I am an Obama supporter but my support goes beyond his platform and extends to the upliftment of all my fellow Americans who like myself are struggling to make ends meet and trying to survive under an oppressive regime. If Obama does not make it into the White House my voice will still be heard and my vote will still be counted because as Martin Luther King Jr., once said “I am somebody”. We all count because we are a part of the fabric that makes up this nation.
I am ecstatic that the American public has finally woken up to the tricks of the mainstream media and with each primary are defying the political pundits and analysts. At the same time I am very disappointed that there exist deep divisions which are making people very disrespectful, overly aggressive and emotional in their support of their favorite candidate. It hurts to think that millions of my fellow African Americans have become so emotionally tied to Obama that if he doesn’t win they will abandon the whole political process. To walk away from the political process is to abandon our rights to vote, something which our elders have fought hard for us to obtain.
If you don’t support Hillary Clinton there is no need to sit at home in November, you can always become an independent or republican if you choose. I remember watching the Rosa Parks movie and a scene in which Rosa was trying to register to vote and the city clerk kept rejecting her and making her answer all of these questions about the constitution and such. Sadly, this was not fiction but the truth and many of our elders had to go through all kinds of hoops and loops just to be able to vote. In Lowndes County Alabama people were kicked off their land because they tried to register to vote but the spirit of the people which included all races working together prevailed and the battle for our voting rights in that county was won. I look at the documentaries about how our right to vote was won depicting pregnant women being hosed down with fire hoses and attacked by dogs, women and men being beaten by police and how people stood together and faced hundreds of armed law enforcement officers who tried to intimidate and stop them from asserting their rights. Yet, in this year of 2008 we are willing to throw it all away. How soon we forget the blood that was spilled, the lives that were lost so that we could be able to have our voice heard in the American political processes.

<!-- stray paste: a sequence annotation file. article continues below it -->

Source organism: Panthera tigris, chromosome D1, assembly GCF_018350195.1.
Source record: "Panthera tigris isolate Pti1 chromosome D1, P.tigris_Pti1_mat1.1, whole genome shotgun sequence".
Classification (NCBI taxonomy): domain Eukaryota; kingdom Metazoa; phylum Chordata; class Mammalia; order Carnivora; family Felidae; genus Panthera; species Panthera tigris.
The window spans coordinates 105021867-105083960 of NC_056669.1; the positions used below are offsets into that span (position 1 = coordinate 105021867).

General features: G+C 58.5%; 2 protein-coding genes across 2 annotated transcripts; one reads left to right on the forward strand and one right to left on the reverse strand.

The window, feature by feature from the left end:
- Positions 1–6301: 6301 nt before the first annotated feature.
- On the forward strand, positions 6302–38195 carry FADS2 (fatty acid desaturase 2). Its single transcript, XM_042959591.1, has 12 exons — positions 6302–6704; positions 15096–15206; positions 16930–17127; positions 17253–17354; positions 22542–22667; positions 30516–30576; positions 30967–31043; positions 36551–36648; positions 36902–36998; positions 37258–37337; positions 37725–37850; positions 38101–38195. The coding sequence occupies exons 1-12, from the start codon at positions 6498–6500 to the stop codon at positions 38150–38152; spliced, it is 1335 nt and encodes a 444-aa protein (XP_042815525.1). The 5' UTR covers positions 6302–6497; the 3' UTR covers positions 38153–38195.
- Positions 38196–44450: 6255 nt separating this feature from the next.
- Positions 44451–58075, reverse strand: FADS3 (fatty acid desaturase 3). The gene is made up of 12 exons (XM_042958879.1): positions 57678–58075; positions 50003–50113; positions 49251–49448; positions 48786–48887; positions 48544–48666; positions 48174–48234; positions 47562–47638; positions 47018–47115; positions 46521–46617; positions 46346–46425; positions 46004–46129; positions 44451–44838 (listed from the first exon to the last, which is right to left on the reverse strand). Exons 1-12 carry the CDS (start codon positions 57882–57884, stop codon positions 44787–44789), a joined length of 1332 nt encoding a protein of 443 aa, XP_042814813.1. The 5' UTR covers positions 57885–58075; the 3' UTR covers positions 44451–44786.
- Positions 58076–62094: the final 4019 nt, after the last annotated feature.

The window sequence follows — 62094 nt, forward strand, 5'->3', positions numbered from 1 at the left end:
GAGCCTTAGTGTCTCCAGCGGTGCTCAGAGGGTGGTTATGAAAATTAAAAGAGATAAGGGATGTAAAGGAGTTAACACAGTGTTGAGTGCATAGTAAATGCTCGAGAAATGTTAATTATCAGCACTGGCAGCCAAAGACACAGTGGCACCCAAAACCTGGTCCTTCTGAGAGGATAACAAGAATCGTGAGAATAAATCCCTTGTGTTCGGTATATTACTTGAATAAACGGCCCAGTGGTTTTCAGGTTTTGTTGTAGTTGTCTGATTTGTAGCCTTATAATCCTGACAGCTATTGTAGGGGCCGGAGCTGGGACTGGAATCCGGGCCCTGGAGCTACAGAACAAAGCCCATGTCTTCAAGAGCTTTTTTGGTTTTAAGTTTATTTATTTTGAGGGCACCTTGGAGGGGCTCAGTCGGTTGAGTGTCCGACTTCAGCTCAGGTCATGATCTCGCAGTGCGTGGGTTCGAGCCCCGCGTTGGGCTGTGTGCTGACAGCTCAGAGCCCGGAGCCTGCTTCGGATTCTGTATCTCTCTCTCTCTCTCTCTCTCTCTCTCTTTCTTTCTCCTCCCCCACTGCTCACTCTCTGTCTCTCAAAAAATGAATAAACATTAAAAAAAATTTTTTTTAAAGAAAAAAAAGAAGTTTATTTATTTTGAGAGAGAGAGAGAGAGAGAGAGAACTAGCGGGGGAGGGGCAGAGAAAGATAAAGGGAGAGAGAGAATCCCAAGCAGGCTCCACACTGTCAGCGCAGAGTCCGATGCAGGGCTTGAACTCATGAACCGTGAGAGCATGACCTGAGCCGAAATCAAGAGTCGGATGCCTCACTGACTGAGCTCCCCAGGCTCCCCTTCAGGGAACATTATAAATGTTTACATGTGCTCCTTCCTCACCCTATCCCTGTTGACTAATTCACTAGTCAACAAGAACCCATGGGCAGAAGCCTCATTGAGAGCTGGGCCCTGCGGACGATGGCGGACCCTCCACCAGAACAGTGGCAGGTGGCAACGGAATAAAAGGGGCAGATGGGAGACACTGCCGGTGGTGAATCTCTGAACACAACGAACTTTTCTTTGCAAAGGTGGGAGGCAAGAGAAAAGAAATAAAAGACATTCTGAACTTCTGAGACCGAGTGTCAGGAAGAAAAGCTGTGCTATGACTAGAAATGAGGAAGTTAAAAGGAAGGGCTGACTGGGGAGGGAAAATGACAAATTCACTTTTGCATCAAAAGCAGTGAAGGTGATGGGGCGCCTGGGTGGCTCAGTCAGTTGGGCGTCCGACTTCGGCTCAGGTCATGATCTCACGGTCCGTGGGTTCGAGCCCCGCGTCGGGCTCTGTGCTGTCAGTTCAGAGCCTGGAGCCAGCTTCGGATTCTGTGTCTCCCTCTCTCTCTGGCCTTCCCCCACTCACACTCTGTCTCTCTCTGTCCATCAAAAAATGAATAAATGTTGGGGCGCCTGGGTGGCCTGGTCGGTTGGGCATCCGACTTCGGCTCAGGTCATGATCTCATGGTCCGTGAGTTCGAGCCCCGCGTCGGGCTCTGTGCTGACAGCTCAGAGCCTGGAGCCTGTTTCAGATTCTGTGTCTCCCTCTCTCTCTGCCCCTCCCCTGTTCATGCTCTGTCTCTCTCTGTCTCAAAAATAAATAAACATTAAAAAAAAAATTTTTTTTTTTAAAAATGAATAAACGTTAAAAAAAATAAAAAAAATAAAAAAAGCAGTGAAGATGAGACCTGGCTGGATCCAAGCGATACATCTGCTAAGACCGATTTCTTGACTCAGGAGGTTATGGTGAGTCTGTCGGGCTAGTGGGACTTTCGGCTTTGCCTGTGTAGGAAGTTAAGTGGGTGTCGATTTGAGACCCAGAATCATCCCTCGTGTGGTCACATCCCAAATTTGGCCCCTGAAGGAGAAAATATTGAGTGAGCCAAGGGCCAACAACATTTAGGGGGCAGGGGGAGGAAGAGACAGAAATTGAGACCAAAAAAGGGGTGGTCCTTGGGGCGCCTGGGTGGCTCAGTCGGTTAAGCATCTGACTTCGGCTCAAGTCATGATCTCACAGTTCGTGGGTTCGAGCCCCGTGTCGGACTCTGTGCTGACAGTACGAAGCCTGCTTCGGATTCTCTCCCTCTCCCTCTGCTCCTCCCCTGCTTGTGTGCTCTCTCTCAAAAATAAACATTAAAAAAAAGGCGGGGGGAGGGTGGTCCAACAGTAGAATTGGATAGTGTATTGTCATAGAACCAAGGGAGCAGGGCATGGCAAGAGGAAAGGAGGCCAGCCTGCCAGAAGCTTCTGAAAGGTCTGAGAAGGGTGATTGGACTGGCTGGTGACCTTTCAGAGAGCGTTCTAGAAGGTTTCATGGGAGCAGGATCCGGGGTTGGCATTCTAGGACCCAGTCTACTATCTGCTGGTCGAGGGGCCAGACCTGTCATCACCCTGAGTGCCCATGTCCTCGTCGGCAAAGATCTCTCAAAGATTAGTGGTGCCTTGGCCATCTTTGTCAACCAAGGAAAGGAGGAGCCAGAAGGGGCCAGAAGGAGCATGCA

I realize people are tired and frustrated with the biases of the mainstream media, sick of the continued battle of Obama and Clinton and the non-action of the Democratic Party leadership and repulsed by the blatant in your face George W. Bush stances that McCain is using. After George Bush stole the election in 2004, and if the same were to happen this time with the democratic nomination, I certainly would understand the urge to just abandon it all. Yet, we cannot afford to walk away from the political process and endure another 4-8 years of continued oppression. I maintain that hope and change rest in the hearts, minds and actions of the people not with any particular candidate’s platform. It’s not the presidential hopefuls who will bring change to this nation but the people. The only thing the candidates contribute to change is how the people will bring it on, whether through revolution or the ballot.
One thing is for sure, regardless of who wins in November they will inherit a split and divided nation which is teetering on the edge of financial collapse, natural disasters and civil unrest. You don’t need a crystal ball to see the coming uncertain times. If Obama loses this race there will be factions of unhappy people who open the path for a viable third party. If Clinton looses this race there will still be factions of unhappy people who will open the door for a viable third party. If McCain should get in office a flood gate will be unleashed for a powerful third party. Either way the race goes a third party will be established in this nation within the next four years which will be a force to be reckoned with. Those who sit this one out will miss the opportunity to be the foundation for real change in our political process.